Global Equities Overview and ASX 2018 Market Outlook

Join us in this webinar as we recap on the major trends of 2017 and explore which ones will continue in 2018 and which ones have come to an end. Find out what stocks to add and what stocks to remove from your portfolio, before it’s too late.

  • Host: Leon Hinde, Head of Equity Strategy at Investor Signals
  • Date: 5th December 2017
  • Time: 7pm Qld Time, 8pm NSW/Vic Time, 5pm WA Time
  • Duration: 45 min

Don’t miss the opportunity to build your understanding of the big trends impacting equities and, more importantly, which stocks should and shouldn’t be in your portfolio heading into 2018.


Investor Signals – Charts & Algo Engine Explained

Join us in this webinar as we explain the new features and best ways to navigate through the research, charts, algo engine & new model portfolio features. You’ll also be invited to a 30-day free trial of the technology.

  • Host: Leon Hinde, Head of Equity Strategy at Investor Signals
  • Date: 7th December 2017
  • Time: 7pm Qld Time, 8pm NSW/Vic Time, 5pm WA Time
  • Duration: 45min

Don’t miss the opportunity to build your understanding on how to benefit from our new technology, as your window to the market.


Trading ASX 50 CFD’s with Saxo Go

Join us in this webinar as we look at shorter-term trading strategies for both long & short positions & we review how we utilise the Saxo Trader Go platform to take advantage of trading opportunities within the ASX top 50 stocks. We explore the features, how to place and manage orders and look at how short term traders can use the Investor Signals’ research to trade both long and short signals using CFD’s.

    • Host: Leon Hinde, Head of Equity Strategy at Investor Signals
    • Date: 13th December 2017
    • Time: 12:30pm Qld Time, 1:30pm NSW/Vic Time, 10:30am WA Time (Daytime Session)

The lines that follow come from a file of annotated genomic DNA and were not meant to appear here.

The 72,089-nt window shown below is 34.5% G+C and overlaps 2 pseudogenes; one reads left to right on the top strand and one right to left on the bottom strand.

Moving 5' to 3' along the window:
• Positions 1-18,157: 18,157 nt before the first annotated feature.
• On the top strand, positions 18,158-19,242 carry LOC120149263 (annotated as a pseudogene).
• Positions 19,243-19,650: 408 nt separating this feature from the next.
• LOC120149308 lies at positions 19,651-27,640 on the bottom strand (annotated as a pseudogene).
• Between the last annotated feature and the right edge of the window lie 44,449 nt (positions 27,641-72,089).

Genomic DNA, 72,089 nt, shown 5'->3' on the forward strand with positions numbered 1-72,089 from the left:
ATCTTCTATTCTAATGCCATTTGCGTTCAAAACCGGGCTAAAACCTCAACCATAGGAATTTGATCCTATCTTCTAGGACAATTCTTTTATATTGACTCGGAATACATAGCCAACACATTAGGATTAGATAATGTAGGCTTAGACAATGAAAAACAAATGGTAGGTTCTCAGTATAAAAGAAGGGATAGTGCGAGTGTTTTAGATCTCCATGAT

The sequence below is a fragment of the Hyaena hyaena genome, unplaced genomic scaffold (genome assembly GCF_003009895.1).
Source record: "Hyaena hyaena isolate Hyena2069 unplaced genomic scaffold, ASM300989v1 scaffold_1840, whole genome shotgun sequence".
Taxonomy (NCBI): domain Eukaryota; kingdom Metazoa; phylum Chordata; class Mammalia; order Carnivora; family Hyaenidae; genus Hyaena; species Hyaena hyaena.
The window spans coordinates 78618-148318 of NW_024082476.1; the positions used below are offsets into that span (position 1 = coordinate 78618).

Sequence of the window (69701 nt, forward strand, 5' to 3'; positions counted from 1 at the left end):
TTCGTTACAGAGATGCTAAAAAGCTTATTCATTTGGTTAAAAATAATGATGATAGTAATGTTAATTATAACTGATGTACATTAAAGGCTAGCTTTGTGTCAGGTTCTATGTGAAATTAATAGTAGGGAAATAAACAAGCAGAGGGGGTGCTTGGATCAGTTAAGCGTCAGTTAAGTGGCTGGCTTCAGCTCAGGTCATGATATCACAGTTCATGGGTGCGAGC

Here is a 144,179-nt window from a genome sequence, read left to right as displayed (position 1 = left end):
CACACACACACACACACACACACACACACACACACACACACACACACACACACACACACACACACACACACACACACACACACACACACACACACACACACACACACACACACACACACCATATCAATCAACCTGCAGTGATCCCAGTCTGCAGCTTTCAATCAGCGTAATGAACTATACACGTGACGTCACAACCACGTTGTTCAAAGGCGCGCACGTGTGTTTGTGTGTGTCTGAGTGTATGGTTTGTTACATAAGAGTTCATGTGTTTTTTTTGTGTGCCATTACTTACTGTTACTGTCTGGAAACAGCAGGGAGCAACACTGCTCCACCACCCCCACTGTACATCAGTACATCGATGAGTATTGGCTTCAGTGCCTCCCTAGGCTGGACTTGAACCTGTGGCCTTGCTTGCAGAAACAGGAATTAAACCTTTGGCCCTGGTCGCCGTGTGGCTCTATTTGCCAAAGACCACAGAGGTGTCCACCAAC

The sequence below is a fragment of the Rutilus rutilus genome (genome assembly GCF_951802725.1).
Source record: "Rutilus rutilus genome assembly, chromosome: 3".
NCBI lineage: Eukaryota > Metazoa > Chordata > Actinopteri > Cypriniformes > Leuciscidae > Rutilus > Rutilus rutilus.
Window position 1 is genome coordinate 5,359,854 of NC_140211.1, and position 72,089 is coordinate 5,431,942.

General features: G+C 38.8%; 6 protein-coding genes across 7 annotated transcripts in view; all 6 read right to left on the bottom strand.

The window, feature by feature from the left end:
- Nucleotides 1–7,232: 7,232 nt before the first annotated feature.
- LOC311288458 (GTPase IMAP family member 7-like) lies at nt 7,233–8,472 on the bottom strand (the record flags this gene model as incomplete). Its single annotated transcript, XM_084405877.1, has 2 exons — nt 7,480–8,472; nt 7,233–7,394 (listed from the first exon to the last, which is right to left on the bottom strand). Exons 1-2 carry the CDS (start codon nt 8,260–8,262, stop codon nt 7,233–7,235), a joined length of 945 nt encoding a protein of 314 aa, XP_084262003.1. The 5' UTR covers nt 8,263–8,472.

• Duration: 45min

Don’t miss the opportunity to learn how we apply proven techniques to shorter term trading on ASX 50 CFD’s.


Register Now

Trump’s Tax Plan: A Boom Or A Bust?

It’s almost been a year since Donald Trump was elected to the White House.
One of the key promises Mr Trump made to voters during his campaign was for the “largest tax cut” since the early 1980’s.
Not including the vague leaks over the last three months, a tangible, nine-page brief of the tax reform plan was just released last Wednesday.
Just a few of the key features of the tax plan include: lowering the corporate tax rate from 35% to 20%, dropping the number of personal tax brackets from 5 to 3 and a one-time repatriation tax, designed to bring corporate profits back from overseas.
From a market perspective, it’s the repatriation tax that has the financial media the most excited.
It’s been estimated that US multi-national corporations have somewhere between $3.5 to $5 trillion domiciled offshore. The prospect of having these funds sent back to the USA, with a maximum tax rate 10%, is very bullish for both the USD and US stocks.
At this point, the biggest question for investors is: will this tax reform plan become law and have a positive impact on US equities and the USD, or will the proposal become another victim of the political gridlock which has permeated Washington DC since Mr Trump took office?
Over the last few days that the tax proposal has been out in the public, politicians from both sides of the aisle have criticized various provisions and changes to the tax code.
As expected, core Democrats are calling the plan a tax cut for the rich at the expense of the middle class, and the small group of Republican “deficit hawks” have refused to support the changes until they are scored by the Congressional Budget Office (CBO).